• Oct 25 2012: Barry, I here this argument quite often and theres probably some truth in it. I have no doubt in my mind that these men probably had very little fear of being murdered by the King most were very wealthy and vast resources available to them. Who knows if they preferred death to slavery under the king, I know that they certainly were willing to fight, and rightfully so.

          " One of the reasons that slaves were held in such contempt is that they were perceived as valuing life more than freedom." I have never heard of this, not saying it isn't true but that seems like an insanely arrogant and ridiculous notion. Especially if you look at the penalties that they were subject to and the levels of control put in place so as to ensure there was not a rebellion.

          http://en.wikipedia.org/wiki/Slave_codes

          The founding fathers did some great things they also did some terrible things...they certainly did not care for the average man and as far as I'm concerned knew some of the things they were doing would be anything but beneficial for most. they all had a very legitimate understanding of history and knew about the struggle of slavery. I believe they knew that they were creating an illusion of control for the public and designed the constitution to function this way. Im also not sure if we can chalk up our nations prosperity to what the founding fathers did. We went from being oppressed to the oppressors rather quickly as our former countrymen slaughtered the natives and planted their flag. They founded some great things like freedom of speech and separation of church and state, checks and balances, civil liberties. It still remains that the constitution allows for those with economic power to subvert the interests of others.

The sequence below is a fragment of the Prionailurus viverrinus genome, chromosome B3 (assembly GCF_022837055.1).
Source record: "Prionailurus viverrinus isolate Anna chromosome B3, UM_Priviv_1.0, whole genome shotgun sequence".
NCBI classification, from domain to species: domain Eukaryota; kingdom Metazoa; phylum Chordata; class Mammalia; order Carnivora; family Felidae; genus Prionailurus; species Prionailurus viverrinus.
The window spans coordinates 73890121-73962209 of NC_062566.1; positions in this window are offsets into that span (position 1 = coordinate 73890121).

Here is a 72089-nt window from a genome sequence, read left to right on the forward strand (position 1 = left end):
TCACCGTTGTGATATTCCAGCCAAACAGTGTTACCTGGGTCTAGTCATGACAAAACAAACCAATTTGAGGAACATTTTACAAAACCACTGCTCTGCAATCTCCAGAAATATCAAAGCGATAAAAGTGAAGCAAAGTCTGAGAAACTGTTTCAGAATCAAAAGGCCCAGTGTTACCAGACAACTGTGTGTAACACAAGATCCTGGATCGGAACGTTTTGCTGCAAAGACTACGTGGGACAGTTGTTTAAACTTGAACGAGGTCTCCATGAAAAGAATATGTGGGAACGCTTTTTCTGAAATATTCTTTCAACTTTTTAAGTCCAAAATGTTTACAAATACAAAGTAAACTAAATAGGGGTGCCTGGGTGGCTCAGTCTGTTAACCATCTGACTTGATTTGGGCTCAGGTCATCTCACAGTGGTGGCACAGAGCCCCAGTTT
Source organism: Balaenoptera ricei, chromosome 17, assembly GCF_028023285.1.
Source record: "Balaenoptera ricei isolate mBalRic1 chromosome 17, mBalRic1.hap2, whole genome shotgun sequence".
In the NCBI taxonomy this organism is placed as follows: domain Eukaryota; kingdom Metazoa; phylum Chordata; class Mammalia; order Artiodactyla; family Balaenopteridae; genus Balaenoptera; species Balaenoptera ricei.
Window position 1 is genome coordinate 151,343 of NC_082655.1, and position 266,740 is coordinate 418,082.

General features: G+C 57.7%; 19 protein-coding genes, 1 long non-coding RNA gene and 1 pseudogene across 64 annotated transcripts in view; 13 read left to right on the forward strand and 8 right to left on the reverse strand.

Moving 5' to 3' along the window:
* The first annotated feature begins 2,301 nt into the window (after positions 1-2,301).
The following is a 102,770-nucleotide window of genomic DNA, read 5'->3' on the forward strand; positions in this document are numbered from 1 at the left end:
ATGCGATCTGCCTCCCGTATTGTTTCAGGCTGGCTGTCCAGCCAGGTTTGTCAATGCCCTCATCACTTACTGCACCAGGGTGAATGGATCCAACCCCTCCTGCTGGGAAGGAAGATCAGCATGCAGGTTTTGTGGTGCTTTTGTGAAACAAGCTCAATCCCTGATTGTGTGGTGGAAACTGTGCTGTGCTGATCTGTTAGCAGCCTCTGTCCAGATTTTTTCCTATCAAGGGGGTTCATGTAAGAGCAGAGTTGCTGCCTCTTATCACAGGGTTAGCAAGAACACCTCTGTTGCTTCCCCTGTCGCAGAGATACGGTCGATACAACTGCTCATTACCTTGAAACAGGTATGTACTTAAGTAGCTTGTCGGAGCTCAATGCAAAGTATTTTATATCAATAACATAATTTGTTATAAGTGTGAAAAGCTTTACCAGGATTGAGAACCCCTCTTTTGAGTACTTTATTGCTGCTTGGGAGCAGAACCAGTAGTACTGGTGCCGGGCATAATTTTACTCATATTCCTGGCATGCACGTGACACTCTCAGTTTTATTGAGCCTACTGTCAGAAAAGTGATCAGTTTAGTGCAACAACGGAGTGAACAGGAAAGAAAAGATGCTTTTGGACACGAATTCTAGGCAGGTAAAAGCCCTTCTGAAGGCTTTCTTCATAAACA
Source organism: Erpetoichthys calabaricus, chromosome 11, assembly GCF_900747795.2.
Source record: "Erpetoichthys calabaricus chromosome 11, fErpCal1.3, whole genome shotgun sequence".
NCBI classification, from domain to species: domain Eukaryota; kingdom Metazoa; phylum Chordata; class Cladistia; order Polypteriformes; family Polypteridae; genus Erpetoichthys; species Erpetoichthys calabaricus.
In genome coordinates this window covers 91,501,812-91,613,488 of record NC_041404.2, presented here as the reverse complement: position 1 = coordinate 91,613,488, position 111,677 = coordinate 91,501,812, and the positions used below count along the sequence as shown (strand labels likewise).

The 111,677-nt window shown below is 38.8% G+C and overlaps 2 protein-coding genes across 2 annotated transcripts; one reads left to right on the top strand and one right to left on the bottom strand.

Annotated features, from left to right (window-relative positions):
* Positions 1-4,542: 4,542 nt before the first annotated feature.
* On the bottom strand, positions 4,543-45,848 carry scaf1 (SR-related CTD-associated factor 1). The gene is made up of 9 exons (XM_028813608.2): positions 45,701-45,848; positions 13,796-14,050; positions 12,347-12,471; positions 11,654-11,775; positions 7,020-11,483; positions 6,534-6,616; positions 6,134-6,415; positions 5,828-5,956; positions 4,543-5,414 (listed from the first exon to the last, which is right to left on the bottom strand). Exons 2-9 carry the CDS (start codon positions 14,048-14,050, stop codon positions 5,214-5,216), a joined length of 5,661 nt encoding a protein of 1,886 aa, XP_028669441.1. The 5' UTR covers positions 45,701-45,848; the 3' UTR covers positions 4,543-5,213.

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      Oct 18 2012: There is a difference between human rights and civil rights. Civil rights are granted by the government and human rights are more global These are rights of individual persons. Sometimes the distinction is between natural rights or legal rights.